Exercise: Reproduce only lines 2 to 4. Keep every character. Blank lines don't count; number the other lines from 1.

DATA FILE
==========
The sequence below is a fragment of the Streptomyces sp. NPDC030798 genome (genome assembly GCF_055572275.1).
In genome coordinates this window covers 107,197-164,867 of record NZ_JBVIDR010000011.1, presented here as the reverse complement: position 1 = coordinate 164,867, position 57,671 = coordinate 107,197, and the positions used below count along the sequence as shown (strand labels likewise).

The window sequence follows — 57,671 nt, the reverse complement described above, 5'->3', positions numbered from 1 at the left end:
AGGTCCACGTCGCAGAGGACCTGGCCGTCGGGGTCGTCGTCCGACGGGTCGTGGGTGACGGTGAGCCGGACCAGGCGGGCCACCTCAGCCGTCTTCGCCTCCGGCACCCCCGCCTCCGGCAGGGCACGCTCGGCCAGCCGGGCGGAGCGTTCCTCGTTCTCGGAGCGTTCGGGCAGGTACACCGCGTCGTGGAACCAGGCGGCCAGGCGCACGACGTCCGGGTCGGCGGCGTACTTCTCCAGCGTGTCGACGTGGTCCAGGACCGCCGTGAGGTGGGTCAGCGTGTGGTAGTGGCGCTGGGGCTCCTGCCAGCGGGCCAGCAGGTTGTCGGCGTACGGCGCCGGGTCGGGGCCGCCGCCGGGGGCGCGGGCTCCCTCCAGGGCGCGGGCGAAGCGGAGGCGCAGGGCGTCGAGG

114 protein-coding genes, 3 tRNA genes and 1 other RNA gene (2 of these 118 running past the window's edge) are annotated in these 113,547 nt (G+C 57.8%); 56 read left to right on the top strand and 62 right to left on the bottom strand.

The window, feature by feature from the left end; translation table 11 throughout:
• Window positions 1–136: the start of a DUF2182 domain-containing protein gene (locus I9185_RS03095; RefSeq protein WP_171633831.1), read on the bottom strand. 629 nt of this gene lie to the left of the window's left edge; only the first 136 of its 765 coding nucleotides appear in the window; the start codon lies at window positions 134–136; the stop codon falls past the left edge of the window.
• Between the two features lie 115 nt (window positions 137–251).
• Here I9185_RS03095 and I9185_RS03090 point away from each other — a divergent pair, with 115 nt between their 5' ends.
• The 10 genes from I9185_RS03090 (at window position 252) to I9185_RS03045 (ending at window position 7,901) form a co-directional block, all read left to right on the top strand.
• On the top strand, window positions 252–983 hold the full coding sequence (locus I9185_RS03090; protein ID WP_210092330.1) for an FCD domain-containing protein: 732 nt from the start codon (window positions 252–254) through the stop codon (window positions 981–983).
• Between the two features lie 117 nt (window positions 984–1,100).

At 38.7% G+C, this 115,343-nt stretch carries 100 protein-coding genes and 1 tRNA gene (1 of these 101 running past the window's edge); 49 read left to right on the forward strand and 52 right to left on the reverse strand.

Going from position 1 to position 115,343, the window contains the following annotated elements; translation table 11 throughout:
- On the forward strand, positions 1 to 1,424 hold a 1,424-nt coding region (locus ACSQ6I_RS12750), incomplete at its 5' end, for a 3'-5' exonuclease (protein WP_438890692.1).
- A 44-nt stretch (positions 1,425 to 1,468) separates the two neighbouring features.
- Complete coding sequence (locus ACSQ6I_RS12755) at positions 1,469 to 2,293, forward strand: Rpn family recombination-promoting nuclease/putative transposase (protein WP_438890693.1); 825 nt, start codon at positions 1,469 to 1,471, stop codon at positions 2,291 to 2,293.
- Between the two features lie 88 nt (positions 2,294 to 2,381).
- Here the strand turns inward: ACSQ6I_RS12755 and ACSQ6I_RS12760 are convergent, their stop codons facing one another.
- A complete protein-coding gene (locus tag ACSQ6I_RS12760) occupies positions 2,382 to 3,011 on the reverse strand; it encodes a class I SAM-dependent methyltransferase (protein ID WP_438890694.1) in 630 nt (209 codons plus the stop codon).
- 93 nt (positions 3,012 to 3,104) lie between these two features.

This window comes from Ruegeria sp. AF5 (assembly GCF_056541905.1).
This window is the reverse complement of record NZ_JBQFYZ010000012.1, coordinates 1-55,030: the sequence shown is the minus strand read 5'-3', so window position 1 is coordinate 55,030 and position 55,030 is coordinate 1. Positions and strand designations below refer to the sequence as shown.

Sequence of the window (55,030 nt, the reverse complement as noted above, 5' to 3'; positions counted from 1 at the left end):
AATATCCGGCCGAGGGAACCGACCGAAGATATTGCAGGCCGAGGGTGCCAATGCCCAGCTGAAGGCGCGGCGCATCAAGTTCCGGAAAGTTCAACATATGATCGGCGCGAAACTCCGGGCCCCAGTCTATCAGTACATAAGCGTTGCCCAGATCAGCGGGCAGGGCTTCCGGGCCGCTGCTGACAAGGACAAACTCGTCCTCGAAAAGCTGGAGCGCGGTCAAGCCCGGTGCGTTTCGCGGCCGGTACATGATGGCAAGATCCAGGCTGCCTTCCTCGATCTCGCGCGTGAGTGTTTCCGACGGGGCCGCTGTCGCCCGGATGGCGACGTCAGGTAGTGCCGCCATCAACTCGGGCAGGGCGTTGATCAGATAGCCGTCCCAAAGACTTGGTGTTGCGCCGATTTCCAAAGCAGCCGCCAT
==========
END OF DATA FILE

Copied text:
In genome coordinates this window covers 107,197-164,867 of record NZ_JBVIDR010000011.1, presented here as the reverse complement: position 1 = coordinate 164,867, position 57,671 = coordinate 107,197, and the positions used below count along the sequence as shown (strand labels likewise).

The window sequence follows — 57,671 nt, the reverse complement described above, 5'->3', positions numbered from 1 at the left end:
AGGTCCACGTCGCAGAGGACCTGGCCGTCGGGGTCGTCGTCCGACGGGTCGTGGGTGACGGTGAGCCGGACCAGGCGGGCCACCTCAGCCGTCTTCGCCTCCGGCACCCCCGCCTCCGGCAGGGCACGCTCGGCCAGCCGGGCGGAGCGTTCCTCGTTCTCGGAGCGTTCGGGCAGGTACACCGCGTCGTGGAACCAGGCGGCCAGGCGCACGACGTCCGGGTCGGCGGCGTACTTCTCCAGCGTGTCGACGTGGTCCAGGACCGCCGTGAGGTGGGTCAGCGTGTGGTAGTGGCGCTGGGGCTCCTGCCAGCGGGCCAGCAGGTTGTCGGCGTACGGCGCCGGGTCGGGGCCGCCGCCGGGGGCGCGGGCTCCCTCCAGGGCGCGGGCGAAGCGGAGGCGCAGGGCGTCGAGG